This week we got to see the largest collection of millstones in US. Our roadschool adventure took us to visit the McHargues Mill house and bird sanctuary. Unfortunately, all the historical markers were badly weathered and hard to read. We did, in Unschool fashion, google information on the Mill, and learn it was built in 1812 and was a working mill that made three grades of flour, bran, corn meal, and even wool. The mill drew customers from neighboring counties and offered lodging and camp house for overnight guests. Our favorite part of the mill was watching the baby ducks (14), two families of geese with four babies each. We visited the McHargues Mill several times, while staying at Levi State Park, to feed the birds. Free to visit and feed the birds but bring your own bread, popcorn or crackers and as we could tell the mill no longer works.
Road school can happen by traveling a couple hours or taking an extended vacation, like us. We road school all summer (really all year) and learn as we travel from state to state. Actually Roadschooling is a lot like Unschooling except that you travel while you learn. Unschooling is life learning or self directed learning where the child decides what they are interested in learning and you (parent/teacher) helps them acquire the knowledge they seek. To learn more Unschooling click here…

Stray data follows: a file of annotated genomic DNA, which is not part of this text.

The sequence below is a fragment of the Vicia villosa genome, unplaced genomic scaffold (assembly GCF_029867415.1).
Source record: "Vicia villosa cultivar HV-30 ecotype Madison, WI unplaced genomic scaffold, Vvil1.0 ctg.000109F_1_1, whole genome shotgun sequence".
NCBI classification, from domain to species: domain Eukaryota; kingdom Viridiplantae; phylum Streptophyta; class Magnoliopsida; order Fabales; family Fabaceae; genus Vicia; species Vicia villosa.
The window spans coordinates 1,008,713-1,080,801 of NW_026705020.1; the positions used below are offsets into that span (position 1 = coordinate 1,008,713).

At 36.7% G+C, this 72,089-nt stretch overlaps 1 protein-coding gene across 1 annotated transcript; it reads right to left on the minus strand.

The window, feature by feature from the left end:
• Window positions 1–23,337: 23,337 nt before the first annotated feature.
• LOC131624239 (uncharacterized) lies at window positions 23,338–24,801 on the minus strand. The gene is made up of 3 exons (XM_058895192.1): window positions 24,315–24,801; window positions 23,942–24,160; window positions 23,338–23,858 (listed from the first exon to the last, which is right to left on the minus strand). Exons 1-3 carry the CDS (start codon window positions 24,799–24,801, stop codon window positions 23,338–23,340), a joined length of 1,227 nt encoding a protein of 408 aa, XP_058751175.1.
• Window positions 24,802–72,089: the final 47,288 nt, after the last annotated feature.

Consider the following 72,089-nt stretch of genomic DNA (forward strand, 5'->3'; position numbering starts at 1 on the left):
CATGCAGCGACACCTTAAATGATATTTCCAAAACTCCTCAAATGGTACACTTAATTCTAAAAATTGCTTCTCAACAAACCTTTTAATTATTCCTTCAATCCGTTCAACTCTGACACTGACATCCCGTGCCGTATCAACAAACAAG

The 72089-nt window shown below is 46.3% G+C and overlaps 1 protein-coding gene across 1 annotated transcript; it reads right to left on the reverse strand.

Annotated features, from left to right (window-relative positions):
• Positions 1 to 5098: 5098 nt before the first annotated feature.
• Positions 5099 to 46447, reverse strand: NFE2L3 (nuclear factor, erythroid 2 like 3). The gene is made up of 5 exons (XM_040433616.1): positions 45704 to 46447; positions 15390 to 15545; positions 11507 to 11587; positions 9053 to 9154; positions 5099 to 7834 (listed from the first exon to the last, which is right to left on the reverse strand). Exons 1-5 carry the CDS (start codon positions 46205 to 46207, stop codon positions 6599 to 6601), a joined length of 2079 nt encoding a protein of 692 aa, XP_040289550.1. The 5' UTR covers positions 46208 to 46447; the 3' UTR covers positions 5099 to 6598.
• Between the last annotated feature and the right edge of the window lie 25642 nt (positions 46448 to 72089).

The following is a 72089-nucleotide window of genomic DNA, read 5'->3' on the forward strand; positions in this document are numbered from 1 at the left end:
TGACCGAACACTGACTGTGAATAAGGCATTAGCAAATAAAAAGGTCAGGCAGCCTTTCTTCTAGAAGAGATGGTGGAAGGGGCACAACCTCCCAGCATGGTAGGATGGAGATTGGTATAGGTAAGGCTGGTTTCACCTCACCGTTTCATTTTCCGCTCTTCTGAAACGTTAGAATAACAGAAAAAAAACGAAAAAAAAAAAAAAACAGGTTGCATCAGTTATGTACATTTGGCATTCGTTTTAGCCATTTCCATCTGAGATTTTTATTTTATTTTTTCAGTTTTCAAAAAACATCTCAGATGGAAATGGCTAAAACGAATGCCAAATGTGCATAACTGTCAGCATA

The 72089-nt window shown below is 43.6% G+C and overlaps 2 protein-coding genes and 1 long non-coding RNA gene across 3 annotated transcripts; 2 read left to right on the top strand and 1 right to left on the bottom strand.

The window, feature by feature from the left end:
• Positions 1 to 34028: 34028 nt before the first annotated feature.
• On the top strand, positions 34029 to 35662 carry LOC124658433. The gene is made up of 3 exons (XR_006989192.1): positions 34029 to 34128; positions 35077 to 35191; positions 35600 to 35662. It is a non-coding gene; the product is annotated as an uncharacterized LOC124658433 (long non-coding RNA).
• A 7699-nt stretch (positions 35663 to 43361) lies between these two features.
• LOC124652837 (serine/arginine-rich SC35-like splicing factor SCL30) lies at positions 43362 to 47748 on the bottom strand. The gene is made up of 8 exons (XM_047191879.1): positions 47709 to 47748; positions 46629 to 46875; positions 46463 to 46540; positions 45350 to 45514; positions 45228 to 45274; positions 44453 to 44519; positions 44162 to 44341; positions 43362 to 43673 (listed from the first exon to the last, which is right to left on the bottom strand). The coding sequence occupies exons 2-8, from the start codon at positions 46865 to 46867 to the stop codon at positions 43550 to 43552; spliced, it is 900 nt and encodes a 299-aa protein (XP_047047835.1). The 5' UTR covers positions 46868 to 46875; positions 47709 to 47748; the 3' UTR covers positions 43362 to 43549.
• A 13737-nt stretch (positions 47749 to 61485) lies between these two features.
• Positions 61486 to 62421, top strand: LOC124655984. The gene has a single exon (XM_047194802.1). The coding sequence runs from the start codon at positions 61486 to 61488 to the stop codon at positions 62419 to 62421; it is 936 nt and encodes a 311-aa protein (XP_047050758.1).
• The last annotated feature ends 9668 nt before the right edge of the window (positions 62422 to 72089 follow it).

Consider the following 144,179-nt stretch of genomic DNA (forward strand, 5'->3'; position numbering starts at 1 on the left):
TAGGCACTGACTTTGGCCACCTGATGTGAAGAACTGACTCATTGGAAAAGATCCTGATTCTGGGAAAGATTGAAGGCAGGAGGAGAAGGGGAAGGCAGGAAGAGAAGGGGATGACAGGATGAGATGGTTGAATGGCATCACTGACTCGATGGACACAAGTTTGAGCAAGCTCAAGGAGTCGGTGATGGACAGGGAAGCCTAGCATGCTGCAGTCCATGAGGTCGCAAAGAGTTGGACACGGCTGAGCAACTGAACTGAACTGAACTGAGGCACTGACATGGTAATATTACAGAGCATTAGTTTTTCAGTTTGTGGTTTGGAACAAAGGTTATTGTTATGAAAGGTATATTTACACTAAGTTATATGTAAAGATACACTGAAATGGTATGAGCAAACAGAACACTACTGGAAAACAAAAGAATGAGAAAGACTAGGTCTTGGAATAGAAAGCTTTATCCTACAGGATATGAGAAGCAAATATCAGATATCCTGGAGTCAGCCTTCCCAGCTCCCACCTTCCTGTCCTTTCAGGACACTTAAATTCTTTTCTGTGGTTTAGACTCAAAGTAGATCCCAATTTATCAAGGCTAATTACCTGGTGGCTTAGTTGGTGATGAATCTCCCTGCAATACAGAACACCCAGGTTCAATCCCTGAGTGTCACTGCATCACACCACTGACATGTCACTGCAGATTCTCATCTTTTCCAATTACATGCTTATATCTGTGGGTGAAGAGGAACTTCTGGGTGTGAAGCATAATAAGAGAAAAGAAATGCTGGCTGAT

We also visited the Mountain Life Museum that is located right around the corner from the McHargues Mill. This group of homes show how the pioneers lived when they first settled in London, Kentucky. There are seven building that show school life, large family home, Methodist Chapel, smokehouse, blacksmith, barn with homestead vehicles. We enjoyed looking around and checking our family items from the past. It only cost $3 per person to visit and $1 off if you were staying at Levi Jackson State Park. There are no plaques that identify anything but we did receive a piece paper that told us what was located in each building. I actually got Munchy to read about each building to us.
On the way to the Mountain Life Museum don’t forget to visit the grave site of the McNitt massacre. The story goes that they were slaughter by a group of indians after they went to sleep. There were only three that survived to tale the tale. Other things that you might enjoy while at the Levi State Park our two Flee markets with fresh fruit vegetable, knife handmade items and even kittens and puppies for sale. Dairy Queen was our favorite ice-cream shop and don’t forget to ask the campsite about the fun activities on the weekends. There are also several hikes that are great for the whole family and a pool with a slide that opened the last day we were there.